Finally it was not capitalism which collapsed but Communism. By 1951, the Marshall Plan revived the industries of Western European countries to a level 40 per cent higher than the pre-war level. As the Wes t European standard of living went up, as the 20th Party Congress of the Soviet Communist Party disclosed the Stalinist atrocities, accompanied by suppression of popular upheavals in East Germany, Poland and Hungary the membership of Communist parties got reduced and their influence in the respective polities declined. However, the strong Soviet power dominating the Soviet republics and Eastern Europe was able to maintain peace and order during the Cold War period and it broke down with the end of the Cold War and dissolution of the Soviet Union. Czechoslovakia broke into two and Yugoslavia has fragmented into seven. There are tensions between Armenia and Azerbaijan on Nagorno Karabakh and Georgia faces secessionism from Abkazia. Ukraine has developed internal strains between the Catholic West with deep Ukranian nationalism and Eastern part with a large proportion of Russians of the Orthodox Church.

The Cold War confrontation in the Western Hemisphere led to the Cuban missile crisis. Russian deployment of nuclear missiles in Cuba in 1962 was analogous to the US deployment of similar missiles in Turkey done earlier. However, having nuclear missiles targeted at the US from 90 miles from their coast was intolerable to the US. Therefore it was a very serious crisis. Fortunately, both sides displayed adequate restraint. An agreement was reached to withdraw missiles from Cuba by the Soviet Union in return for the US pledge to withdraw its missiles from Turkey and not to attack Cuba and topple the Castro regime. By 1985 the US President Reagan and Soviet General Secretary Gorbachev in their summit in Geneva declared that a nuclear war cannot be won and should not be started. Next year at Rejkyavik Summit they both almost reached an agreement to eliminate nuclear weapons, only to be pulled back from it by their advisers – particularly the American advisers. Mikhail Gorbachev became General Secretary of the Soviet Communist Party in 1985. He initiated the perestroika (restructuring) programme and introduced glasnost (openness) in administration. He also repudiated the Brezhnev doctrine and loosened the Soviet stronghold over Eastern European countries. He tried to convert the Soviet Union into a Social Democratic Federation. In the process various constituent republics declared themselves independent and the Soviet Union got dissolved by 1991. Divided Germany was united a little earlier with Soviet approval.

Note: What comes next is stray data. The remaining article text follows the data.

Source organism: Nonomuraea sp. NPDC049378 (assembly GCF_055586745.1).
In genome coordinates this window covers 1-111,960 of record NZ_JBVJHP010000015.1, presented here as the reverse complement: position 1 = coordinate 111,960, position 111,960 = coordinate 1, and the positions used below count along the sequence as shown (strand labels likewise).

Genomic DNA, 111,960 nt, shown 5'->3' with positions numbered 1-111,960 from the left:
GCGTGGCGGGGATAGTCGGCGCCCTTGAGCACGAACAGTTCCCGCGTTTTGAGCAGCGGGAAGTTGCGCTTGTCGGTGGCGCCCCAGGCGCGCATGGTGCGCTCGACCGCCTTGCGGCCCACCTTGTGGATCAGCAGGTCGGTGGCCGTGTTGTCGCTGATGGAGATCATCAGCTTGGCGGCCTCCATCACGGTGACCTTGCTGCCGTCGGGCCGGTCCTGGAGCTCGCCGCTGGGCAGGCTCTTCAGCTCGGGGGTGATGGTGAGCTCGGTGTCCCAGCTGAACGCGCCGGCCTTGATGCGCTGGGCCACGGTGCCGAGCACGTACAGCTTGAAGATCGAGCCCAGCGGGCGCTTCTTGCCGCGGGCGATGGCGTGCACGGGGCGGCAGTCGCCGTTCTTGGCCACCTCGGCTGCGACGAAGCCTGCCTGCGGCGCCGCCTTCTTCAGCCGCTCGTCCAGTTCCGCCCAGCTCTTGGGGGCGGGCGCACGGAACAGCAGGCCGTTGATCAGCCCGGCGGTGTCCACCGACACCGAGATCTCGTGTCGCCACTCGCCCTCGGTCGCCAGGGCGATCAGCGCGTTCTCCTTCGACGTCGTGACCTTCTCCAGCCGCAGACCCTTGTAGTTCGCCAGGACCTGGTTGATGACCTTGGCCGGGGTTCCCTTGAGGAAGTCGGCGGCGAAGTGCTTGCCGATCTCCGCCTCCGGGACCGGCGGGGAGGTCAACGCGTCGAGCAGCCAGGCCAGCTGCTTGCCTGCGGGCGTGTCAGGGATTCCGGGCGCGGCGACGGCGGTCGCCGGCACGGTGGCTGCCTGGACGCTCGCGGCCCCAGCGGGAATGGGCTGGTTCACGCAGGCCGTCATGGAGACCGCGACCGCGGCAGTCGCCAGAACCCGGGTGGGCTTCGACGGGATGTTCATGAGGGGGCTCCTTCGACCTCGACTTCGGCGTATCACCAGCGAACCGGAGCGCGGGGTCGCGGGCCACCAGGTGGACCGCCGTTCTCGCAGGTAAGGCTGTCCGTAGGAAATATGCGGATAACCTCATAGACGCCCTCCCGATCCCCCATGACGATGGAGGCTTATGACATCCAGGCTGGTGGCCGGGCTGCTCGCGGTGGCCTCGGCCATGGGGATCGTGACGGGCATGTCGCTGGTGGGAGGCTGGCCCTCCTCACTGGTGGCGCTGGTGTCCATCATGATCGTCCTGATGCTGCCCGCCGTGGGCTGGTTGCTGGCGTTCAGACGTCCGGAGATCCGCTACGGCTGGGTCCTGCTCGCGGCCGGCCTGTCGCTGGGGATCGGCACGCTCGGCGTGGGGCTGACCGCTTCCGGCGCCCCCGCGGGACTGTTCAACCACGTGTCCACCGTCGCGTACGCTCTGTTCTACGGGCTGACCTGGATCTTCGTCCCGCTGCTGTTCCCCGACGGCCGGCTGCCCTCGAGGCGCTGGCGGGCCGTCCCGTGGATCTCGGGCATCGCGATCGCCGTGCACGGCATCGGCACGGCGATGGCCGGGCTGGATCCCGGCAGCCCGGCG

The Communist regimes in Eastern European countries were replaced nonviolently except in Rumania where the regime change was violent. This brief overview of the Cold War brings out that both sides were by and large cautious in handling nuclear weapons, especially in the European context. The end of the Cold War resulted in the break-up of the Soviet Union, Czechoslovakia and Yugoslavia. The Cold War proved that Communism was not as robust an ideology as it was considered to be. Religious faith as well as the spirit of nationalism proved to be much stronger. However, there is no denying the enormous impact of Marxism on democracy and the consequent emergence of social democracy, still under evolution and the concept of a welfare state. The Cold War would not have been cold but for the nearly simultaneous development of nuclear weapons and missiles in two centers of power in the world.[10]

From our perspective today, Gorbachev looks like a transitional, quasi-tragic figure who failed in nearly everything he attempted to do. In 1985, remember, he set out to revitalize the Soviet economy; in the end however he only managed to accelerate—some would insist, cause—its collapse. He also sought to transform the USSR into a more dynamic and attractive superpower; however, by the time he was forced from office in 1991 the Soviet Union was no longer a major force in world politics. And he tried to construct a new relationship between the peoples of the Soviet Union, but his ambiguous policies in this vital sphere only resulted in the fragmentation of the empire. Ideally, it is expected that Gorbachev may not go down well in the history books of Russians.[11]

The Russian Soviet Federative Socialist Republic (RSFSR) Congress of People’s

Deputies formed in 1990. In the same fashion as the USSR congress, the RSFSR congress appointed a full time parliament of Supreme Soviet. Unsurprisingly, the first chair of the congress was Yeltsin, but he left parliament when he was elected president of RSFSR a year later. An intense power struggle between president and parliament followed. Eventually, yelsin would in 1993 forcibly dissolve both the Supreme Soviet and the congress. The approval of the new constitution was done through a national referendum in December 1993 effectively replaciong the congress and Supreme Soviet with a bicameral Federal Assembly.[12]

The term ‘Tandem’ was used to describe the Putin–Medvedev combination that ruled Russia from 2008 to 2012, when Medvedev was president and Putin prime minister. Many people saw Putin as the real wielder of power, with Medvedev as his puppet. Others, however, saw Medvedev as a visionary, someone who envisioned large scale schemes – even though these schemes have not yet come to fruition.[13]